A Kim Jong-Il Production: The Extraordinary True Story of a Kidnapped Filmmaker, His Star Actress, and a Young Dictator’s Rise to Power by Paul Fischer
Remember the hissy fit North Korea pitched over Seth Rogan’s cinematic turd fest The Interview? From their reaction, you’d think the famously repressive country had something against the silver screen. As it turns out, nothing could be further from the truth. After Kim Jong-il died in 2011 (he was the one in jumpsuits) it came out that the former Dear Leader was a huge movie buff, with a dedicated smuggling system implemented just so he could watch western cinema. In his twenties, he was appointed Cultural Arts Director of the Propaganda and Agitation Department. The Department started churning out movies, intended to inspire millions of citizens and cement the country’s supremacy in their minds.
The citizens ate it up. After all, they’d never seen movies before. How would they know the movies actually sucked? But Kim Jong-il knew and it tore him apart to be releasing such a substandard project. So he came up with a plan.
North Korea had never been squeamish about abducting foreigners. Women were kidnapped by agents posing as South Korean businessmen. Fishing boats were often boarded. Often times, people disappeared and no one ever knew what happened to them, and never suspected they were languishing on the other side of the Korean border. So when Kim Jong-il decided he needed movie experts, he simply ordered his soldiers to take them.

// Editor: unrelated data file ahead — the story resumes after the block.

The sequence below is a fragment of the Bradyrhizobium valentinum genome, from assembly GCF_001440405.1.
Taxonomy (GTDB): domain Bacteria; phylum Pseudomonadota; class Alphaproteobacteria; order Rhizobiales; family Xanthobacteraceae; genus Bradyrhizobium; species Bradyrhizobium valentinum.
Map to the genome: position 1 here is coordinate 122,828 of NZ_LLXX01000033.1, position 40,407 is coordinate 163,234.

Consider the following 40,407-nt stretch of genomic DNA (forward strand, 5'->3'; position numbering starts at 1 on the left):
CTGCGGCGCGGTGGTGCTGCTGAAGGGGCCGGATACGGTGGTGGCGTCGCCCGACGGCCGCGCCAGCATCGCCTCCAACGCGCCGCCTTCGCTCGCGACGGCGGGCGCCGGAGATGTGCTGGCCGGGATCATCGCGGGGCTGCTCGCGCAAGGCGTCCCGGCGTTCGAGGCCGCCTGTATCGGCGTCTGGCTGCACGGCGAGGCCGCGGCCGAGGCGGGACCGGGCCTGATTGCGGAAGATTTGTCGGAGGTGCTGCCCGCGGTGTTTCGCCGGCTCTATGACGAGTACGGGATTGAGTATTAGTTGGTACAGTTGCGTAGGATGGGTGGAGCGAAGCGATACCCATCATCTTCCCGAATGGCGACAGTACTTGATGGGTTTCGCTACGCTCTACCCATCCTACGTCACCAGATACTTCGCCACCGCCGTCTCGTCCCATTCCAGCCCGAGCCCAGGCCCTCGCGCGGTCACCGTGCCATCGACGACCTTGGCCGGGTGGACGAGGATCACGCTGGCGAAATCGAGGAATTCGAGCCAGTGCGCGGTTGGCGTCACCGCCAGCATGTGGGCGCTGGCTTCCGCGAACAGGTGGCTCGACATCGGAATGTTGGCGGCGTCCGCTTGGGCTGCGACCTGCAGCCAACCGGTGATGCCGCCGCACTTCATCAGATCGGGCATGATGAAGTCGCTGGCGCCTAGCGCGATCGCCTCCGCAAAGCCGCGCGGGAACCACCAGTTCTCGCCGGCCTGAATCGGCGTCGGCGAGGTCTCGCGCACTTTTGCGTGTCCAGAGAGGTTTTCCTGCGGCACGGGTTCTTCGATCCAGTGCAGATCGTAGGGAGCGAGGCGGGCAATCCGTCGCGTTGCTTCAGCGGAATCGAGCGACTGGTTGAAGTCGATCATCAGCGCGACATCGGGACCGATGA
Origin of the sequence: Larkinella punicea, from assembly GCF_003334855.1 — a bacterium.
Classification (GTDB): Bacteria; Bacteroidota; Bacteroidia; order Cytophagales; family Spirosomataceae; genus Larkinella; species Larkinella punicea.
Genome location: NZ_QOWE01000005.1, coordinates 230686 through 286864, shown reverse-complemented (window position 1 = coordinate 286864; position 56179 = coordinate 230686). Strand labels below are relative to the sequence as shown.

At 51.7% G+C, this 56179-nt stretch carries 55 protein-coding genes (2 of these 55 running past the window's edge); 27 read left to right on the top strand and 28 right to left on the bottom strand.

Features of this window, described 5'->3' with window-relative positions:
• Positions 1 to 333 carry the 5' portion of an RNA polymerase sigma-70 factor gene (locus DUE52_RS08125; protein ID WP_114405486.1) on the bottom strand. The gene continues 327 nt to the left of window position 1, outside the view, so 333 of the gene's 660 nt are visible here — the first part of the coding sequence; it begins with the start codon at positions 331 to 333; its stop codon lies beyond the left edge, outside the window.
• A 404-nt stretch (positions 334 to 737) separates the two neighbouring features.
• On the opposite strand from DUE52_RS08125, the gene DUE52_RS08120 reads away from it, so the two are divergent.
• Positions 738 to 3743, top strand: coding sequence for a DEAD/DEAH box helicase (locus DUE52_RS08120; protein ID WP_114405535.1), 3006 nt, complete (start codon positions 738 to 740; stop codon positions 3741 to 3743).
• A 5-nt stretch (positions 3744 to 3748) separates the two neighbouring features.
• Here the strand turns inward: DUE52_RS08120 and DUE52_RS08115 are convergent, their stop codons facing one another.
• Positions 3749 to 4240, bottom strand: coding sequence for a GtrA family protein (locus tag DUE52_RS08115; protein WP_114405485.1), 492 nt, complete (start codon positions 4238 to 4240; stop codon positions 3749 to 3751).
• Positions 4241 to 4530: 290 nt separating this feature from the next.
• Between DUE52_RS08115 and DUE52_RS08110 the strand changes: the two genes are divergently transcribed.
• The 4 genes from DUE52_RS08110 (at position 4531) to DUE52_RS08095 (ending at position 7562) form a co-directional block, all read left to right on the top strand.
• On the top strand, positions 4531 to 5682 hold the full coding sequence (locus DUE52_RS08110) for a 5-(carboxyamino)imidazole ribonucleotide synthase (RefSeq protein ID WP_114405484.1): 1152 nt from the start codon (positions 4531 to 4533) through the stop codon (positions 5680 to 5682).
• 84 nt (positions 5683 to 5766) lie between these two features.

They took Choi Eun-hee first, a glamourous, award winning actress in South Korea. Lured to Hong Kong for a bogus production meeting, she was thrown on a ship that brought her to one of the Dear Leader’s palaces. She saw Kim Jong-il often, and he showered her with gifts and compliments, trying to make her forget that she was a prisoner
Her ex-husband, celebrated South Korean director Shin Sang-ok had a harder time. He spent some time locked up, and after a failed escape attempt he was moved to one of the infamous prison camps, where inmates are tortured and starved. After 4 years Kim Jong-Il organized a public reunion for the couple (who did not know the other was in North Korea) and told them his plan. They were going to revitalize North Korean cinema.
The couple made melodramas, love stories (the first movie shown in North Korea that depicted romantic love, not the love a citizen has for the Motherland) and one particularly crazy Godzilla rip-off.
They slyly managed to get the point across to North Koreans that the rest of the world was different from what they’ve been taught (if all capitalist countries were supposed to be hell holes, then why did they have such tall buildings and rich-looking citizens?). It wasn’t all bad for Shin and Choi. The couple reconciled and also enjoyed having a surprising amount of creative freedom in the industry.
But they never gave up hope they could leave. Kim Jong-il had given them permission to leave the country to go to film festivals. To show how prosperous North Korea was, he even gave them gold watches to show off, which were confiscated as soon as the festival was over. Scared of getting caught, it took the couple years to shake their guards and ask for asylum, but they finally did, to the apparent shock of Kim Jong-Il who thought they were having a great time.
This book is bananas. I’m still not sure how much of it is true, because Fischer is pretty lazy with his sourcing. He also has a tendency to make things more dramatic, as if this story weren’t crazy enough. But I don’t care. It all still sounds totally plausible and honestly, it’s still not even the third weirdest thing I’ve read about this country. Fans of real-life-is-crazier-than-fiction accounts, or just fans of good stories should pick up a Kim Jong-Il Production.